No end in sight for the Great Resignation; workers keep quitting for better pay, benefits

A record 4.5 million American workers quit their jobs in November as the “Great Resignation” continues to affect the labor market, according to data released Tuesday by the US Bureau of Labor Statistics. Employee layoffs and firing rates remained unchanged from previous months.

And a new survey released today indicates most are walking out the door in search of better pay and benefits — and may continue to quit in large numbers throughout 2022.

“With a record number of job openings and the rise of remote work, barriers to job switching are now lower than ever,” Kevin Harrington, CEO of employee-search company Joblist, said in a statement. “Employees are taking advantage and demanding higher pay, better benefits, increased flexibility, and more to join and then stay. For 2022, employers need to listen to the market and adapt quickly in order to remain competitive.”

Joblist today released the results of a survey more than 20,000 job seekers from across the United States conducted over the past three months. According to the survey, 74% of full-time employees and 51% of part-time workers sais they’re planning to quit their jobs this year.

In October, 4.1 million US workers quit. That number was down from a previous record 4.4 million who left the workforce in September and 4.3 million in August.

The civilian unemployment rate in the US US Bureau of Labor Statistics

The civilian unemployment rate in the US.

The hospitality and healthcare industries took the biggest hits as workers left to find better wages and benefits. The transportation, warehousing, and utilities industries also saw employee flight in significant numbers.

“Overall, more than two-thirds of all employed workers (68%) say that they plan to leave their current job in the next 12 months,” Joblist said in its report.

Jack Gold, president and principal analyst at J. Gold Associates, said the Joblist results seem far too high and may rely too much on a self-selecting sample of people already on the site searching for a job, meaning they’re not representative of the general population.

“Also, more generally, if it’s blue-collar workers vs. white collar workers or a mix, then it could be skewed,” Gold said. “Turnover is also dependent on the industry. In general, I’ve seen turnover at most companies in white collar jobs in the less than the 15% range.

“And very few people are quitting due to salary alone. Usually it’s more about working conditions (e.g., work/life balance, not liking their managers, not feeling accomplished in their jobs, etc.),” Gold added.

People who feel they are accomplishing something on the job have a fairly high satisfaction level and generally don’t quit, Gold said. For people in low-paying or unskilled jobs, the turnover rate is usually high, and under current conditions where the job market is tight, it’s relatively easy to leave almost any position and get a new one.

US BLS job stats US Bureau of Labor Statistics

Job openings rates by industry, seasonally adjusted, from 2006-2021.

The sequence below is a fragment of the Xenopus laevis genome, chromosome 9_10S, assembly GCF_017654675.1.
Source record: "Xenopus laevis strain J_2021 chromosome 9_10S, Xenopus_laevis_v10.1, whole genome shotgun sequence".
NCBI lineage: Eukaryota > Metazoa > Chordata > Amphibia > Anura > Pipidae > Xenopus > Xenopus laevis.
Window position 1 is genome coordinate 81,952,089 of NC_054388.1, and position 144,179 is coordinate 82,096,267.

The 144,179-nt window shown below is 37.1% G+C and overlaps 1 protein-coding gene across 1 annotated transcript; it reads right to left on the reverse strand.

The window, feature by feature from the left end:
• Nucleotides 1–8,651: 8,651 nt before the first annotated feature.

In contrast to Joblist’s data, a study last month by job search site Zippa indicated the national average for employee turnover in 2020 was 57.3%, and companies on average lose 18% of their workforce each year; 12% of that is voluntar, the other 6% is through layoffs or firings.

Pay is a major reason employees are walking out the door, according to Joblist. It found 79% of employed job seekers believe they can make more money switching jobs than staying put.

While pay increases were common among those surveyed, those increases are being eaten up by inflation.

More than half of workers (53%) received a pay raise in 2020. But 58% of those who got a raise said it was 5% or less, failing to keep pace with the 6.8% inflation rate reported in November 2021, the survey found.

Thirty-eight percent of those surveyed by Joblist believe job prospects are better now than at the beginning of 2021, while just 18% think their prospects are worse.

“This is a major improvement from the end of 2020 when just 21% of job seekers thought their job prospects improved and 38% thought they worsened over the course of the year,” Joblist stated in their report. “Looking ahead to 2022, 37% of job seekers believe that it will be easier to find a job [this] year than it was in 2021.”

Another factor prompting workers to quit appears to be a sense of professionall stasis. A separate survey by employee management platform provider Lattice in 2021 showed that 43% of respondents felt their career paths had either stalled or slowed to a crawl. That appears to be particularly true for younger employees; 38% of Gen Z workers (born after 1997) are looking for jobs with greater transparency around job path and development, according to the survey.

“People are a company’s most important asset, and the cost of turnover is high,” Lattice CEO Jack Altman said in a statement. “Managers need to prioritize visibility for employees on their career progression, as well as provide the mentorship and tools to help them move forward, to ensure they’re retaining their best talent.”

Remote work remains extremely popular; 61% of all job seekers surveyed by Joblist indicated they are interested in remote work opportunities in 2022. Of those currently working remotely at least part of the time, 45% say they would quit if their employer required full-time in-person work in 2022.

The survey also found employers should reevaluate workplace benefits post-pandemic. Fully 80% of job seekers believe their companies need to re-evaluate the benefits they offer after the pandemic. Sixty-seven percent of job seekers surveyed indicated benefits are more important to them now than before the pandemic, and 54% would even consider taking a lower-paying job with a better benefits package.

Copyright © 2022 IDG Communications, Inc.


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